Global Game Jam connects Regina video game builders
Regina jam starter says more people with digital art, music skills can be part of craft
The next Civilization or Cuphead game could be borne out of a gaming jam that takes place this weekend across the world, and at home for Regina developers.
Johannes Moersch says when he heard about Global Game Jam, he thought it would be a great way to bring other video game enthusiasts together in Regina, one of hundreds of locations worldwide that will be taking part in the event.
"I'm hoping to foster more of a community around game development in the city, which is why I started the whole thing a couple of years ago," he explains.
Multiple skills needed
While people may think they have to be a programmer to get involved in video games, Moersch says that's not the case.
You need a lot of people with different skill sets to come together to make something really solid.- Johannes Moersch, Global Game Jam Regina organizer
"Making games is a lot of work, and it involves a lot of different skill sets," he said, noting programmers collaborate with artists who can work with digital or hand-drawn art, musicians, and writers for dialogue, among others.
"You need a lot of people with different skill sets to come together to make something really solid."
People don't need any programming experience to join a team at the jam and be part of the collaboration, he says.
"It's not a high pressure thing, we're just there to meet people, have fun, and learn."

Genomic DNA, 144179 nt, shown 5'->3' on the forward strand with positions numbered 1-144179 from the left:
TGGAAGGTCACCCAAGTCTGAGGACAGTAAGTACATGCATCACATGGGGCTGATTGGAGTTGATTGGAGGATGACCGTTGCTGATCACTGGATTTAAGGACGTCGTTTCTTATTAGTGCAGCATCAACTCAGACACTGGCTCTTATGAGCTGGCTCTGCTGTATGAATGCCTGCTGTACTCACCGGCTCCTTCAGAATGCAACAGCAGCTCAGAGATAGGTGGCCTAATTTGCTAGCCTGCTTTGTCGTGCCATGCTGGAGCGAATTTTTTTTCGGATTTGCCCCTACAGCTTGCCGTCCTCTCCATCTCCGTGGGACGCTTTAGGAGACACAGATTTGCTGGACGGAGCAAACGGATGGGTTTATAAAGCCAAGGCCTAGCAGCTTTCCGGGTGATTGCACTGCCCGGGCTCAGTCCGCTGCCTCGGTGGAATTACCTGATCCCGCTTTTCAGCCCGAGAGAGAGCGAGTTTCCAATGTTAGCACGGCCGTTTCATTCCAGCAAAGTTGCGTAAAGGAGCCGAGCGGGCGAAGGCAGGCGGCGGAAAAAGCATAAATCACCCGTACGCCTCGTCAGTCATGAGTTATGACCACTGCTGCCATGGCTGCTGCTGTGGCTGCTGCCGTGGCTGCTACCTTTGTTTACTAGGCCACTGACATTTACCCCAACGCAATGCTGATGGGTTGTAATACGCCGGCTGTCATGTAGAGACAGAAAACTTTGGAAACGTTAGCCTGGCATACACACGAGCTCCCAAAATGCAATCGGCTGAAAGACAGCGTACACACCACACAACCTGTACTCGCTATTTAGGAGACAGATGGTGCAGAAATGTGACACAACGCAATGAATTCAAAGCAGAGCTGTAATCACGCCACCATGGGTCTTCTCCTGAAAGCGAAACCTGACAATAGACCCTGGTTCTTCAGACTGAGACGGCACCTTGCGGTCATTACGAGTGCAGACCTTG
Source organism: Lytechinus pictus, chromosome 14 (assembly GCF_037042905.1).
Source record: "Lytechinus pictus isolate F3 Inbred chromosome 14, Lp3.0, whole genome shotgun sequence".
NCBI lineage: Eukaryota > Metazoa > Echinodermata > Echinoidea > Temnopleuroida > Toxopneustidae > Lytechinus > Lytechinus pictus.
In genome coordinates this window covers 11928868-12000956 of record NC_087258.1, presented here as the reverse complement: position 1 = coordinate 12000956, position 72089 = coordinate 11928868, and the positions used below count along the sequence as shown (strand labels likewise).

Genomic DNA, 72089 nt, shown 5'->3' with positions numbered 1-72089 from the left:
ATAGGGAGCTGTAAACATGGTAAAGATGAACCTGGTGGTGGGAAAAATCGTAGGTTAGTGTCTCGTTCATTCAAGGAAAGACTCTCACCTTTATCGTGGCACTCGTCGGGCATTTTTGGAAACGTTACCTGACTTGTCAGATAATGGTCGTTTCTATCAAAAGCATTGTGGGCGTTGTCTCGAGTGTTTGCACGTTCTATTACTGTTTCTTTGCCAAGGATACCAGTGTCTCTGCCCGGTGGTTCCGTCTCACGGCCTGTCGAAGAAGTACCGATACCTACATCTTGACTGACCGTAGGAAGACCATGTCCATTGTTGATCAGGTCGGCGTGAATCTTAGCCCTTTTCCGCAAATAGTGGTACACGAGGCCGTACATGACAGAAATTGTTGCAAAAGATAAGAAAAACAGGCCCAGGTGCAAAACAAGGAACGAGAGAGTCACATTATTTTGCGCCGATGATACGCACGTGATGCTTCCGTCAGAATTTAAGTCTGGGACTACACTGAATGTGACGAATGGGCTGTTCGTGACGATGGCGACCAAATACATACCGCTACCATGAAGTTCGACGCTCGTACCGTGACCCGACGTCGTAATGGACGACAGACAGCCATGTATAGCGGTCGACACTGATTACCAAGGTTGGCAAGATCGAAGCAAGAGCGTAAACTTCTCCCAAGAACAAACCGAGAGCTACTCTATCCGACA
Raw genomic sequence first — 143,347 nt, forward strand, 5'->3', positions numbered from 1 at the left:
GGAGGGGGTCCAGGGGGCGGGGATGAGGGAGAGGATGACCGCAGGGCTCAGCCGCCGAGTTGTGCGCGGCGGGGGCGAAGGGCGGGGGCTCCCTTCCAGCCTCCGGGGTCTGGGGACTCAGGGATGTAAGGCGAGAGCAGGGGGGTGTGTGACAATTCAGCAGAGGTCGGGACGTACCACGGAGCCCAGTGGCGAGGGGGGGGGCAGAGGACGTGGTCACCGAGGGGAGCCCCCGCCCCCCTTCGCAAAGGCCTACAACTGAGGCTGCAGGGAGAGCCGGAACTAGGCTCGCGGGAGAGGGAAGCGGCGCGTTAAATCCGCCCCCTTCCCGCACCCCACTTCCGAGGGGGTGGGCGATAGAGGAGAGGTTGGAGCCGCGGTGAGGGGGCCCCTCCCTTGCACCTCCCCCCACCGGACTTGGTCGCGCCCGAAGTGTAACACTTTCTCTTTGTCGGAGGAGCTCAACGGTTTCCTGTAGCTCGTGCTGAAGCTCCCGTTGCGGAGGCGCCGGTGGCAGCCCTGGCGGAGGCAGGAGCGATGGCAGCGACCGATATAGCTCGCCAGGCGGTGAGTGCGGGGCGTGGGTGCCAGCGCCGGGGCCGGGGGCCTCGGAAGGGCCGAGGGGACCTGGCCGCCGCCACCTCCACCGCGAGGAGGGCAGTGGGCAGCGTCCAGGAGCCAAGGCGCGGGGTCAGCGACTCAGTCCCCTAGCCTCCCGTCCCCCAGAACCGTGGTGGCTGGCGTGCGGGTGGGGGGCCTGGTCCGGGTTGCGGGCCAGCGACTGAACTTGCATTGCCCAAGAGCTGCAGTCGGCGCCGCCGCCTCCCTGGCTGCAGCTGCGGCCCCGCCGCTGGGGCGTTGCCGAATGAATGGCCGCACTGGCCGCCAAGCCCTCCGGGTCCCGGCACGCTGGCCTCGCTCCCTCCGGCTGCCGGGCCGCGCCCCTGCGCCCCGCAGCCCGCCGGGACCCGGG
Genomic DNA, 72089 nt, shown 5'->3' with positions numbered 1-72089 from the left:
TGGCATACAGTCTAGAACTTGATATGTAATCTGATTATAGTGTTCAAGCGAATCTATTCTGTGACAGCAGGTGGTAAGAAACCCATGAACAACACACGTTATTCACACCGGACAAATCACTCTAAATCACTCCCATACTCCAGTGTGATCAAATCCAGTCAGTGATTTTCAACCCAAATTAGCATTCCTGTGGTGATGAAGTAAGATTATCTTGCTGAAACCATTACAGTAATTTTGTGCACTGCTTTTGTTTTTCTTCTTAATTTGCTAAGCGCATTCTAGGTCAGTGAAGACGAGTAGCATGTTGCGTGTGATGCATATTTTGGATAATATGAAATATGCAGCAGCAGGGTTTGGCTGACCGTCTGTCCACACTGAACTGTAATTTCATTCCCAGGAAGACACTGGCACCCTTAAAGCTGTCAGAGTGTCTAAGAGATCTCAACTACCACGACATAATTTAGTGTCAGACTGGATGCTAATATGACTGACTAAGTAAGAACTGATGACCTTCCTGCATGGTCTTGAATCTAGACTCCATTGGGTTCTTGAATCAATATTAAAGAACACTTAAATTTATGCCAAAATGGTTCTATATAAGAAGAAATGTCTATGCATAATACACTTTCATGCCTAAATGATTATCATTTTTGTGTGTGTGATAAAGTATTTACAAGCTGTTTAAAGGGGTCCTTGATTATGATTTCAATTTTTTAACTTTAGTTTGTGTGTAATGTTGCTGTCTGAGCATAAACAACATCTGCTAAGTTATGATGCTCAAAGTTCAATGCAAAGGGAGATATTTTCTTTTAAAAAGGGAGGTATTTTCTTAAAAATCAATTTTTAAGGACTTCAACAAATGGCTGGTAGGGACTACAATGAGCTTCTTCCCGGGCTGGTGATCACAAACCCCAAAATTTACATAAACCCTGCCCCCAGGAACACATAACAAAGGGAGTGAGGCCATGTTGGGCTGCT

Making gaming waves
Each year, a theme is announced, with people brainstorming different ideas to execute over 48 hours. From Friday evening to Sunday, people can burn the midnight oil and work to execute their vision at Regina's Global Jam, Moersch says.
At last year's jam, the theme was waves. People took the concept everywhere, from using waves in a building to kick Godzilla out, to a queen waving simulator that used an eye-tracker to make sure the player didn't wave at bad guys.
"People take the themes in a lot of different directions, it's just something to give you the spark and idea," said Moersch.
While he says he'd like to stay in Regina, Moersch sees a lack of professional opportunities for game development in the city. He hopes events like this help build a community of people with skill sets, who share an interest and passion for creating games.
"And maybe someday, we can start to develop an actual professional community in the city."